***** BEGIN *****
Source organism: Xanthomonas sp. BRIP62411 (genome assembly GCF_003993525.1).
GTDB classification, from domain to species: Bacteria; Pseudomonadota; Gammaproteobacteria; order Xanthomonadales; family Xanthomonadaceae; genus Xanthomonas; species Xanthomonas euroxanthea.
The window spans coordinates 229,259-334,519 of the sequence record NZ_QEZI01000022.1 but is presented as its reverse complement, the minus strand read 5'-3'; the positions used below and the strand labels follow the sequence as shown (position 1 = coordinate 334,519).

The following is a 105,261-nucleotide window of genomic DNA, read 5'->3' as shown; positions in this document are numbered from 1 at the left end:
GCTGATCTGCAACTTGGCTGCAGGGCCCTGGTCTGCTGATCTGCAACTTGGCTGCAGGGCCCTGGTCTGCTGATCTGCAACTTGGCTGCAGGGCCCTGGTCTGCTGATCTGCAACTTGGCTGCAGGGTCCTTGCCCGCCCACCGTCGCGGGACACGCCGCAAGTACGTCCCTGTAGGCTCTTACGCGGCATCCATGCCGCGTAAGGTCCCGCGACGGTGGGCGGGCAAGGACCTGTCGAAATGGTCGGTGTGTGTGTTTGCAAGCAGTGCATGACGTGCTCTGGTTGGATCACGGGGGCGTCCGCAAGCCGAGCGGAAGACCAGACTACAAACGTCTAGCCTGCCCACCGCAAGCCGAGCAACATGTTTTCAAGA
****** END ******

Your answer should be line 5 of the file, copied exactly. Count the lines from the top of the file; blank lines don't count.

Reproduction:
GCTGATCTGCAACTTGGCTGCAGGGCCCTGGTCTGCTGATCTGCAACTTGGCTGCAGGGCCCTGGTCTGCTGATCTGCAACTTGGCTGCAGGGCCCTGGTCTGCTGATCTGCAACTTGGCTGCAGGGTCCTTGCCCGCCCACCGTCGCGGGACACGCCGCAAGTACGTCCCTGTAGGCTCTTACGCGGCATCCATGCCGCGTAAGGTCCCGCGACGGTGGGCGGGCAAGGACCTGTCGAAATGGTCGGTGTGTGTGTTTGCAAGCAGTGCATGACGTGCTCTGGTTGGATCACGGGGGCGTCCGCAAGCCGAGCGGAAGACCAGACTACAAACGTCTAGCCTGCCCACCGCAAGCCGAGCAACATGTTTTCAAGA